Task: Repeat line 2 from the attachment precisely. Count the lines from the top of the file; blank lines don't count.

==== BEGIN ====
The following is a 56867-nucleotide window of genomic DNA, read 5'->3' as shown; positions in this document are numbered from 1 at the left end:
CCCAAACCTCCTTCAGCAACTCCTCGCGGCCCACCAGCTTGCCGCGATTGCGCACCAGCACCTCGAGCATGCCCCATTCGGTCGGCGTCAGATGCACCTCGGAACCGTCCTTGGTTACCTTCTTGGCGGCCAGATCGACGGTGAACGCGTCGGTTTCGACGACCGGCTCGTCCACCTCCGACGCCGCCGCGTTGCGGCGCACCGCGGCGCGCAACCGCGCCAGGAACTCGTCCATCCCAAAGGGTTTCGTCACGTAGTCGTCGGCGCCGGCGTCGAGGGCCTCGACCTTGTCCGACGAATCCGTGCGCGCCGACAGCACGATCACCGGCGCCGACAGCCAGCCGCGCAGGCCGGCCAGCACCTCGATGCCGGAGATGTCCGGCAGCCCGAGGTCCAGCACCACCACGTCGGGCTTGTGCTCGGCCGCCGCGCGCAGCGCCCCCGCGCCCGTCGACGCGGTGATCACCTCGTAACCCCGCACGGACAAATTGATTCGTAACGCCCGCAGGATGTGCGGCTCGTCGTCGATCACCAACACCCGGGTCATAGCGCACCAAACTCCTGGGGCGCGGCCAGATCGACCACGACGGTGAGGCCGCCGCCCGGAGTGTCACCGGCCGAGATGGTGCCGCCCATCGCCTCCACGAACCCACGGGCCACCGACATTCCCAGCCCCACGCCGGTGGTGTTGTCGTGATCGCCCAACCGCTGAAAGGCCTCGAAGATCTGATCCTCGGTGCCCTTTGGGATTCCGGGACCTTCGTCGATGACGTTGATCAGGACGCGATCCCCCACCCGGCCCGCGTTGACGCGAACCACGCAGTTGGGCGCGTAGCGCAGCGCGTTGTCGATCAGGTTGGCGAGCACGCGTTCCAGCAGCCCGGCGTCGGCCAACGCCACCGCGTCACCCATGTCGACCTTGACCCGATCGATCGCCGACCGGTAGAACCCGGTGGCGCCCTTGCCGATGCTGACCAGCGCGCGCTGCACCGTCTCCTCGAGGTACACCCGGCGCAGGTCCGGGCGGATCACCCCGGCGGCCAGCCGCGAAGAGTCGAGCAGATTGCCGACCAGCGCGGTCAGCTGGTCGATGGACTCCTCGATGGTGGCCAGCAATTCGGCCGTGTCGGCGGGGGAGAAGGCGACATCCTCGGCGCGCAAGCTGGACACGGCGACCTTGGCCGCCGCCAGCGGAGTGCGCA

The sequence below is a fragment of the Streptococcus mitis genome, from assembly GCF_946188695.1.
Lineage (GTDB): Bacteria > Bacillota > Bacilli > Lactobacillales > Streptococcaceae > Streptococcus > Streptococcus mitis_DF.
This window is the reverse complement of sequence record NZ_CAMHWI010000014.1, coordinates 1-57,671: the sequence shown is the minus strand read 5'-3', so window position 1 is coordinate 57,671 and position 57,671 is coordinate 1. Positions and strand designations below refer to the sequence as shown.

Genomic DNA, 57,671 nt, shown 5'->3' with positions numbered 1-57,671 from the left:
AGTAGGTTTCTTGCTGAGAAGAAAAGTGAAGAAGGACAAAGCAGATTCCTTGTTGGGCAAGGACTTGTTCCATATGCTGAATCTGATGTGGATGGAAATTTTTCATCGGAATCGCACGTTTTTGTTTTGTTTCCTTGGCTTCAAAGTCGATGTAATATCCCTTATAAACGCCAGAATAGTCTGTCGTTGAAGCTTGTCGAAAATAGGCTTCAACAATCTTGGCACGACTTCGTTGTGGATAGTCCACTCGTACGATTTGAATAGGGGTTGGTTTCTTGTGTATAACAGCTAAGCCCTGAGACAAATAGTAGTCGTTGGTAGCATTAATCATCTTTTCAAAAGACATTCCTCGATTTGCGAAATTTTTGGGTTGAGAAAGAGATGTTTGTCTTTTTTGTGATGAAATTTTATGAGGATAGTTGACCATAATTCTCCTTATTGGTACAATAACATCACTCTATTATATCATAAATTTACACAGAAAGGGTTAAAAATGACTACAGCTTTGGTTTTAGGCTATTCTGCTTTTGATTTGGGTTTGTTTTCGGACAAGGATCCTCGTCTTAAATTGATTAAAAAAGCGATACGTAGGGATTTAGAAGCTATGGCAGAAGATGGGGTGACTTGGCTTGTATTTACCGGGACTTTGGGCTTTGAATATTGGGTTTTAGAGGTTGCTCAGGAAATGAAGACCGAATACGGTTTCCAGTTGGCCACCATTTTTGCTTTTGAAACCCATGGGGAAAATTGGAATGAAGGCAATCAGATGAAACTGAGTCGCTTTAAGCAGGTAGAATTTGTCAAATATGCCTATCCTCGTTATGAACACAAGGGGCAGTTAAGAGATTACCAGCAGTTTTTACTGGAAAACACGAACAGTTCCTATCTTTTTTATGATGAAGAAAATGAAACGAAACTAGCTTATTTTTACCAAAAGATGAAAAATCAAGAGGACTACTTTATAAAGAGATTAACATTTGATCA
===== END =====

CCCAAACCTCCTTCAGCAACTCCTCGCGGCCCACCAGCTTGCCGCGATTGCGCACCAGCACCTCGAGCATGCCCCATTCGGTCGGCGTCAGATGCACCTCGGAACCGTCCTTGGTTACCTTCTTGGCGGCCAGATCGACGGTGAACGCGTCGGTTTCGACGACCGGCTCGTCCACCTCCGACGCCGCCGCGTTGCGGCGCACCGCGGCGCGCAACCGCGCCAGGAACTCGTCCATCCCAAAGGGTTTCGTCACGTAGTCGTCGGCGCCGGCGTCGAGGGCCTCGACCTTGTCCGACGAATCCGTGCGCGCCGACAGCACGATCACCGGCGCCGACAGCCAGCCGCGCAGGCCGGCCAGCACCTCGATGCCGGAGATGTCCGGCAGCCCGAGGTCCAGCACCACCACGTCGGGCTTGTGCTCGGCCGCCGCGCGCAGCGCCCCCGCGCCCGTCGACGCGGTGATCACCTCGTAACCCCGCACGGACAAATTGATTCGTAACGCCCGCAGGATGTGCGGCTCGTCGTCGATCACCAACACCCGGGTCATAGCGCACCAAACTCCTGGGGCGCGGCCAGATCGACCACGACGGTGAGGCCGCCGCCCGGAGTGTCACCGGCCGAGATGGTGCCGCCCATCGCCTCCACGAACCCACGGGCCACCGACATTCCCAGCCCCACGCCGGTGGTGTTGTCGTGATCGCCCAACCGCTGAAAGGCCTCGAAGATCTGATCCTCGGTGCCCTTTGGGATTCCGGGACCTTCGTCGATGACGTTGATCAGGACGCGATCCCCCACCCGGCCCGCGTTGACGCGAACCACGCAGTTGGGCGCGTAGCGCAGCGCGTTGTCGATCAGGTTGGCGAGCACGCGTTCCAGCAGCCCGGCGTCGGCCAACGCCACCGCGTCACCCATGTCGACCTTGACCCGATCGATCGCCGACCGGTAGAACCCGGTGGCGCCCTTGCCGATGCTGACCAGCGCGCGCTGCACCGTCTCCTCGAGGTACACCCGGCGCAGGTCCGGGCGGATCACCCCGGCGGCCAGCCGCGAAGAGTCGAGCAGATTGCCGACCAGCGCGGTCAGCTGGTCGATGGACTCCTCGATGGTGGCCAGCAATTCGGCCGTGTCGGCGGGGGAGAAGGCGACATCCTCGGCGCGCAAGCTGGACACGGCGACCTTGGCCGCCGCCAGCGGAGTGCGCA